3.  Watering Your Lawn

watering lawnDid you know that there is a smarter way to water your lawn?

No matter how simple you think lawn watering is, the truth is that lawn experts in Pennsylvania are the best people to ask when it comes to giving your lawn the right amount of water.

Our advice for maintaining a healthy lawn and a deep and strong root system comes is based on watering your lawn:

  • In the early morning – Watering your lawn before 10AM is the best time, mostly because of the cooler temperature and calm breeze which keeps the evaporation to a minimum. This way, your lawn actually gets the water that it needs. If you can’t water in the morning, late afternoon is the next best time.
  • Soak 6 inches in the soil – You should water your lawn so that it moistens the soil about 6 inches down which is the optimal depth for a healthy grass root system. The easier way to make sure this is the case is by using the screwdriver test: penetrate the soil to a depth of six inches after watering and see if it goes easily. If it doesn’t, you are not watering enough.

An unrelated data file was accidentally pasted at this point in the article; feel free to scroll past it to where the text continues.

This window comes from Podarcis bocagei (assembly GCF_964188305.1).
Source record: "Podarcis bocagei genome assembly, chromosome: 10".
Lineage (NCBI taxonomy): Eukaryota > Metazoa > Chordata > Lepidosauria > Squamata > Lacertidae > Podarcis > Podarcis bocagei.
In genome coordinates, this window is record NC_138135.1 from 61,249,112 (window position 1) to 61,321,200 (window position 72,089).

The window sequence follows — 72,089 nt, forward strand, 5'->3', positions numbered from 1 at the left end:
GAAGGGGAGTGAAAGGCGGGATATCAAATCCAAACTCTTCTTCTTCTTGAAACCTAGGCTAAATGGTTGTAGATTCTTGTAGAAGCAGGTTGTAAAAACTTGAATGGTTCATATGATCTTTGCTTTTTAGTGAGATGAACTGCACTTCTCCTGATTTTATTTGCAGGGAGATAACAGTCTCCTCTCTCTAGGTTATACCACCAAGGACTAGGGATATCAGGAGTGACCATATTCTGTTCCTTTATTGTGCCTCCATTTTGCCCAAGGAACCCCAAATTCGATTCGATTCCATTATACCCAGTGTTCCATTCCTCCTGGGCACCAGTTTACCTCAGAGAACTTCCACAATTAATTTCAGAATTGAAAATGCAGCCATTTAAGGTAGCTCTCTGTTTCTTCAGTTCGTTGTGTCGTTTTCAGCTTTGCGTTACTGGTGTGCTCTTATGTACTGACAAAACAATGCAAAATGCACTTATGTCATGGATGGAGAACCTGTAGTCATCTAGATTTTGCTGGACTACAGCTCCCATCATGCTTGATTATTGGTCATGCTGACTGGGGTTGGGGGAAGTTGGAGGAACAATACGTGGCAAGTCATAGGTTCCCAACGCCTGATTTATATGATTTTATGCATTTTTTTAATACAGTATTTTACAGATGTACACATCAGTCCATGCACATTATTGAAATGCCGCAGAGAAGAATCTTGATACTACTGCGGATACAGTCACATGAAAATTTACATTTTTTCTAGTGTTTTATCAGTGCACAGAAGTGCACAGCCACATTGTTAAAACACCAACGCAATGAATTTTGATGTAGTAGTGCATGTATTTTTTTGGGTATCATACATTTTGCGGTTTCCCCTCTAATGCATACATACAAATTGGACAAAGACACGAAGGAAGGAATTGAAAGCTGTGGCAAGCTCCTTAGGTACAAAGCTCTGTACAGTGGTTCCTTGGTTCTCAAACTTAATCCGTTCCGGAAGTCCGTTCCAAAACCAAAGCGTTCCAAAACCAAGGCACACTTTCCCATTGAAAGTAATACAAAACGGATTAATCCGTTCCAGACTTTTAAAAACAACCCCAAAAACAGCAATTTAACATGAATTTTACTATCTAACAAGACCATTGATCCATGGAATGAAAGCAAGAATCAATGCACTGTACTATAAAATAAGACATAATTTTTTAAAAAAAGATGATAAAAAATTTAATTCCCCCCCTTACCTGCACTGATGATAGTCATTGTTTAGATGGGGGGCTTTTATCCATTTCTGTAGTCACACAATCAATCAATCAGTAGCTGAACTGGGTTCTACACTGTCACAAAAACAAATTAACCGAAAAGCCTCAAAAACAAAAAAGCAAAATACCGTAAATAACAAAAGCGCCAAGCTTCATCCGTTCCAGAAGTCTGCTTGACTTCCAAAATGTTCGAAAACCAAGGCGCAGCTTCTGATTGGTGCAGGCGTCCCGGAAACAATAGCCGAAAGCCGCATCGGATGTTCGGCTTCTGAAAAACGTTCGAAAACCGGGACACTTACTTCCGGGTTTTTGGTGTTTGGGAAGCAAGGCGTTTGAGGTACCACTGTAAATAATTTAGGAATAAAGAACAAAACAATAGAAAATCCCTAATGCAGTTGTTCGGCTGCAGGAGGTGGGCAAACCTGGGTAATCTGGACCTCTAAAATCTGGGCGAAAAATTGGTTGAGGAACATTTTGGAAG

• Use pulsating sprinklers – We recommend using pulsating sprinklers over oscillating ones. This is the most efficient system because of the vulnerability to wind and evaporation that oscillating ones have.
  • Go easy with new grass – Intense water streams can wash away the seeds in new yards which is why oscillating sprinklers are a better choice for new lawns. If you seed, keep the top inch of the soil moist. If you have planted sod, water it 15 minutes a day for the first two weeks.
  • Go all in or let go – If you don’t want to water your lawn, that is fine – you can hire a lawn care company. However, if you start doing it, make sure to do it right.

4.  Lawn Fertilization

lawn fertilizationThe next step of maintaining a healthy lawn is lawn fertilization. Fertilizers contain the three main nutrients that are necessary for growth:

  • Nitrogen (for leaf growth)
  • Phosphorus (for root growth)
  • Seed formation and potassium (for vitality)

There are two basic kinds of fertilizers: natural or manufactured. While natural fertilizers combine varieties of substances (decomposed plant matter from grass clippings, manure etc.), manufactured fertilizers are comprised of minerals or synthetics produced in factories.